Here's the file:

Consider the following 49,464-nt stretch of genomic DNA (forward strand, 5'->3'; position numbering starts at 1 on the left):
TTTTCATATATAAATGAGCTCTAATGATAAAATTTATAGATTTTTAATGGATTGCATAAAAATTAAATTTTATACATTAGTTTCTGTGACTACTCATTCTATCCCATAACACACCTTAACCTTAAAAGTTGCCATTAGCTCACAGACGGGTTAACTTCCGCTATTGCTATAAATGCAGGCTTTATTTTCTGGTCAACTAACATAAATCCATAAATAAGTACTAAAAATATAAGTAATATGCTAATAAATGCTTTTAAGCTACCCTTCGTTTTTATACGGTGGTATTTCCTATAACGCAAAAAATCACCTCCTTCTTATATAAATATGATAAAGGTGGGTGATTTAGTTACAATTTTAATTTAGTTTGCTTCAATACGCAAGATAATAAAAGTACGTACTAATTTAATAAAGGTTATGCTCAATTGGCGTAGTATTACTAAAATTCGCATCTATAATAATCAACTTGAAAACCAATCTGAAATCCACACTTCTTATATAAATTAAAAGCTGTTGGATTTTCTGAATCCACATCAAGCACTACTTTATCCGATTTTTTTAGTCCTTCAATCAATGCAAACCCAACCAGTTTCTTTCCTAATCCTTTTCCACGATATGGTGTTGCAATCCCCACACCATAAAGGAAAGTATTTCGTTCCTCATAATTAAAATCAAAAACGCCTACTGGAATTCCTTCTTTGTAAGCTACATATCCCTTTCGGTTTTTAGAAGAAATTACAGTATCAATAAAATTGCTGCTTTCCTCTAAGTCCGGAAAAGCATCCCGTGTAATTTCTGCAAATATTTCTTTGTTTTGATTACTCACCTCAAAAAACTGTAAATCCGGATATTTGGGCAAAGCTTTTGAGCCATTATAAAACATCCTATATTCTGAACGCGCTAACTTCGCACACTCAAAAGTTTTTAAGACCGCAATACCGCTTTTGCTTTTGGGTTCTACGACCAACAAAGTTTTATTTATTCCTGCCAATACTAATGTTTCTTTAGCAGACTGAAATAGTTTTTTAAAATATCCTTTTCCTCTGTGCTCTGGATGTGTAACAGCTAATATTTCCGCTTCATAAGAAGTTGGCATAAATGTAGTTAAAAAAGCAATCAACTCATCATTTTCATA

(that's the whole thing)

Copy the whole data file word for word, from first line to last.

Consider the following 49,464-nt stretch of genomic DNA (forward strand, 5'->3'; position numbering starts at 1 on the left):
TTTTCATATATAAATGAGCTCTAATGATAAAATTTATAGATTTTTAATGGATTGCATAAAAATTAAATTTTATACATTAGTTTCTGTGACTACTCATTCTATCCCATAACACACCTTAACCTTAAAAGTTGCCATTAGCTCACAGACGGGTTAACTTCCGCTATTGCTATAAATGCAGGCTTTATTTTCTGGTCAACTAACATAAATCCATAAATAAGTACTAAAAATATAAGTAATATGCTAATAAATGCTTTTAAGCTACCCTTCGTTTTTATACGGTGGTATTTCCTATAACGCAAAAAATCACCTCCTTCTTATATAAATATGATAAAGGTGGGTGATTTAGTTACAATTTTAATTTAGTTTGCTTCAATACGCAAGATAATAAAAGTACGTACTAATTTAATAAAGGTTATGCTCAATTGGCGTAGTATTACTAAAATTCGCATCTATAATAATCAACTTGAAAACCAATCTGAAATCCACACTTCTTATATAAATTAAAAGCTGTTGGATTTTCTGAATCCACATCAAGCACTACTTTATCCGATTTTTTTAGTCCTTCAATCAATGCAAACCCAACCAGTTTCTTTCCTAATCCTTTTCCACGATATGGTGTTGCAATCCCCACACCATAAAGGAAAGTATTTCGTTCCTCATAATTAAAATCAAAAACGCCTACTGGAATTCCTTCTTTGTAAGCTACATATCCCTTTCGGTTTTTAGAAGAAATTACAGTATCAATAAAATTGCTGCTTTCCTCTAAGTCCGGAAAAGCATCCCGTGTAATTTCTGCAAATATTTCTTTGTTTTGATTACTCACCTCAAAAAACTGTAAATCCGGATATTTGGGCAAAGCTTTTGAGCCATTATAAAACATCCTATATTCTGAACGCGCTAACTTCGCACACTCAAAAGTTTTTAAGACCGCAATACCGCTTTTGCTTTTGGGTTCTACGACCAACAAAGTTTTATTTATTCCTGCCAATACTAATGTTTCTTTAGCAGACTGAAATAGTTTTTTAAAATATCCTTTTCCTCTGTGCTCTGGATGTGTAACAGCTAATATTTCCGCTTCATAAGAAGTTGGCATAAATGTAGTTAAAAAAGCAATCAACTCATCATTTTCATA